Wednesday, July 12, 2017

Lazar Meir, 1884-1957

Today marks the birth anniversary of an immigrant named Lazar Meir. Unsurprisingly, he anglicized his name in North America, changing it to Louis B. Mayer, a name you probably recognize much more readily. I didn't realize that Mayer's family emigrated first to Canada; Mayer then came to the US from New Brunswick. Mayer was one of the movie moguls who merged his studio into Metro-Goldwyn-Mayer in 1924; Mayer remained head of the studio for a quarter century.

I'm not certain how many movies Louis B. Mayer's name is on. Obviously, the Mayer part is on pretty much all of them, since the opening title cared with Leo the Lion says "Metro-Goldwyn-Mayer". But as Louis B. Mayer? I don't think his name was ever actually listed as a producer, much in the same way that Irving Thalberg's name wasn't on the screen until after his death. And to be honest, I don't think Mayer actually did the things that the producer does, being the actual head of the studio rather than a producer like Thalberg. IMDb lists only one sound movie where Mayer was the producer, 1940's I Take This Woman.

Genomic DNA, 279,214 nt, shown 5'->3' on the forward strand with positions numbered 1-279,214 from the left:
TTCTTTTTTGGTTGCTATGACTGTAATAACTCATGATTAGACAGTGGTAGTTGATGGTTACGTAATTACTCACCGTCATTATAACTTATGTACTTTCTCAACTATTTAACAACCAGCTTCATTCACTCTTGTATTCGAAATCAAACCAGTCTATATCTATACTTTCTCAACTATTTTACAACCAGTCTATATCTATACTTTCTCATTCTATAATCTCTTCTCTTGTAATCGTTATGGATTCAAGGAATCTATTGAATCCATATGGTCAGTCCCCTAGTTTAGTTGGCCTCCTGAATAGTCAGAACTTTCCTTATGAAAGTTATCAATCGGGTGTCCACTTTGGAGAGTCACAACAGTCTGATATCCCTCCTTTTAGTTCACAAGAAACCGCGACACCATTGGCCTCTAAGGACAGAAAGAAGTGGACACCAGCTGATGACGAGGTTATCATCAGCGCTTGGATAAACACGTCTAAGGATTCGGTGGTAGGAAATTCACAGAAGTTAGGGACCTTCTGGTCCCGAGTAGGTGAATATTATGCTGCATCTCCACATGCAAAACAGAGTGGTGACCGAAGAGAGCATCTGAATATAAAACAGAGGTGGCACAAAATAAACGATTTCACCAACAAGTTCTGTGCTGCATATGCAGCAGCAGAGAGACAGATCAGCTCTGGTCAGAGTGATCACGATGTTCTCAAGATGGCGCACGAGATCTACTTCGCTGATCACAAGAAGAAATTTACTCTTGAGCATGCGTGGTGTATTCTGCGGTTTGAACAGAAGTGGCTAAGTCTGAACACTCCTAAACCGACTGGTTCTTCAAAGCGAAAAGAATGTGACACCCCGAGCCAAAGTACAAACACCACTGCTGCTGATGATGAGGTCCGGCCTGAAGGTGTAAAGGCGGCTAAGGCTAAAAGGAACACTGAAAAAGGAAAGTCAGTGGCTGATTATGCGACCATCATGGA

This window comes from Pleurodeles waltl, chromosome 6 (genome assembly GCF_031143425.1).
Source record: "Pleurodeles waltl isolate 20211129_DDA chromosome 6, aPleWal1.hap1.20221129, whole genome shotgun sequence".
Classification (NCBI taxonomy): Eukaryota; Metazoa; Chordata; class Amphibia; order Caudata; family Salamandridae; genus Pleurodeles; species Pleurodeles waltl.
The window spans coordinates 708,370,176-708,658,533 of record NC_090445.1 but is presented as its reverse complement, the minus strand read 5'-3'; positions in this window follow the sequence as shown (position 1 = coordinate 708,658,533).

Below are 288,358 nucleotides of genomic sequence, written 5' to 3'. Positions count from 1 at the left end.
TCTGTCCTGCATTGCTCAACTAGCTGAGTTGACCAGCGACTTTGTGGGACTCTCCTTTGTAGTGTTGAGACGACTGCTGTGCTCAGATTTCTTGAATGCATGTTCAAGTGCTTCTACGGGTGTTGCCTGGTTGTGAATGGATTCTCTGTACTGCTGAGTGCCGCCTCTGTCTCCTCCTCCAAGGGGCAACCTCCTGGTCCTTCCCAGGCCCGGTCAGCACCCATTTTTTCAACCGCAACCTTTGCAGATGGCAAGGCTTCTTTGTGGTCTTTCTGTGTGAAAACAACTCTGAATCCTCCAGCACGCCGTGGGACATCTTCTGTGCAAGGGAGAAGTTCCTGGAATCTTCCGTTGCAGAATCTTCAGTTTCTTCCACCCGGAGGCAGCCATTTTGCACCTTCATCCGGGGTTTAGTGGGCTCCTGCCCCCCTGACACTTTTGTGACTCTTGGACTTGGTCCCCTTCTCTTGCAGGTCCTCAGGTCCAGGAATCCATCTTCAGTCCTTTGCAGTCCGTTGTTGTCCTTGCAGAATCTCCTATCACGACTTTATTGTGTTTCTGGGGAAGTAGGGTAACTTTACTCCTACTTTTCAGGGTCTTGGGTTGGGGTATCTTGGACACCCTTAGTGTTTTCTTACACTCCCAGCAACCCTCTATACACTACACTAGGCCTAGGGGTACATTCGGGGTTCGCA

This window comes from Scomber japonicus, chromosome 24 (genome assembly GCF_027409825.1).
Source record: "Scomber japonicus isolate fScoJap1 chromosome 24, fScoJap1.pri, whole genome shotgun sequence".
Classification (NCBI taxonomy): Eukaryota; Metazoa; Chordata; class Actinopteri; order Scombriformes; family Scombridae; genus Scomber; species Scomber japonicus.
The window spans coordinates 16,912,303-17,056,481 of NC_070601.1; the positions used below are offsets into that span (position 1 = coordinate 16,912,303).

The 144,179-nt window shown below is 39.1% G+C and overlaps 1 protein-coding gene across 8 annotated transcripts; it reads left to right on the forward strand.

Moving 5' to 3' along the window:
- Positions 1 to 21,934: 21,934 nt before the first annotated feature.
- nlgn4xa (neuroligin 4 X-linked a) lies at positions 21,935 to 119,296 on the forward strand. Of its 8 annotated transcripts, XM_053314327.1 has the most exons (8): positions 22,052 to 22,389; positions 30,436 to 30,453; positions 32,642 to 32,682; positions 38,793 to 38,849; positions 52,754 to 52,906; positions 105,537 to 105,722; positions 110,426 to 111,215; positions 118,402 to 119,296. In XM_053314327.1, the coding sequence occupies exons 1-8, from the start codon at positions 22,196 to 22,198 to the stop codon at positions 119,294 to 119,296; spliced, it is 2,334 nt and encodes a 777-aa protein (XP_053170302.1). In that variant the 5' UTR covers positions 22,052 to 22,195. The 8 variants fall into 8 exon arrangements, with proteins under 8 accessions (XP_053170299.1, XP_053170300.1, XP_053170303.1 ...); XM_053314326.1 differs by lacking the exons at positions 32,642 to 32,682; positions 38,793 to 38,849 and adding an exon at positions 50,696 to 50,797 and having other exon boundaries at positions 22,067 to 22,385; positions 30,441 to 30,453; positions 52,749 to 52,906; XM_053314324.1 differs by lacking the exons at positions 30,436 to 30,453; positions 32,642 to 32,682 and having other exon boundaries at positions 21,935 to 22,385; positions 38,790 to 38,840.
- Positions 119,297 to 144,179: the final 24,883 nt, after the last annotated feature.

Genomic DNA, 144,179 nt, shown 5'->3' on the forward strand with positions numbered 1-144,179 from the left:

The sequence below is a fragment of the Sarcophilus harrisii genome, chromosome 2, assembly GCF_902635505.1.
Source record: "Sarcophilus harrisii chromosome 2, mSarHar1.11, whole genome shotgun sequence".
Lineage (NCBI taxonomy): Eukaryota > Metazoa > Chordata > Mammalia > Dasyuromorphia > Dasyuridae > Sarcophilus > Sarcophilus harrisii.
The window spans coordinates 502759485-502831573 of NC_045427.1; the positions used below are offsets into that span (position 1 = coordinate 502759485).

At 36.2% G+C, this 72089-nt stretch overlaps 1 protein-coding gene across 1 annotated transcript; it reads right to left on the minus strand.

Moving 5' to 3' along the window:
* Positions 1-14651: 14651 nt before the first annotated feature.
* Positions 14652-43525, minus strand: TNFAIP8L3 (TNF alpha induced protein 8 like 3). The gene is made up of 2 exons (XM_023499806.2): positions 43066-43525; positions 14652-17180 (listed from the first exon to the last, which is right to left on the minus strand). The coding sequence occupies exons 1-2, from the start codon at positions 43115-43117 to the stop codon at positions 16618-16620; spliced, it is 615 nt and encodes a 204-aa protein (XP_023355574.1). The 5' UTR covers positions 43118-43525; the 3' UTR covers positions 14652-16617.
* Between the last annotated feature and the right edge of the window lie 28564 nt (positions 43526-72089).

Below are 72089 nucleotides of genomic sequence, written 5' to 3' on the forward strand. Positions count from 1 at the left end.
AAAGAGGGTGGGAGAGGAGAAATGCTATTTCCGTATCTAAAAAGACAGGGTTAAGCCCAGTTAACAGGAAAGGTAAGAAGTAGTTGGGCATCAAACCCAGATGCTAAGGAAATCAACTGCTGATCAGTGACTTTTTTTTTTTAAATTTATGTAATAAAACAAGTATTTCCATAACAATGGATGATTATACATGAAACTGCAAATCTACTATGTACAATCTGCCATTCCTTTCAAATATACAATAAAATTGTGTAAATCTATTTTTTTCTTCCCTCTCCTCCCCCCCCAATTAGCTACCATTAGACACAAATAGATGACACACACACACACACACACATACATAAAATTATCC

IMDb also mentions that Mayer is credited as a "presenter" on a bunch of silents; this was a credit that came just over the title on the first card. I think some other studios kept their bosses' names on the opening card well into the sound era; Jack Warner being in charge of production comes to mind.

Mayer as a studio head was a tough man and the stories of what studio bosses did to stars are legion. And yet I don't think there would be many of those stars and their movies if it weren't for the toughness of the bosses.

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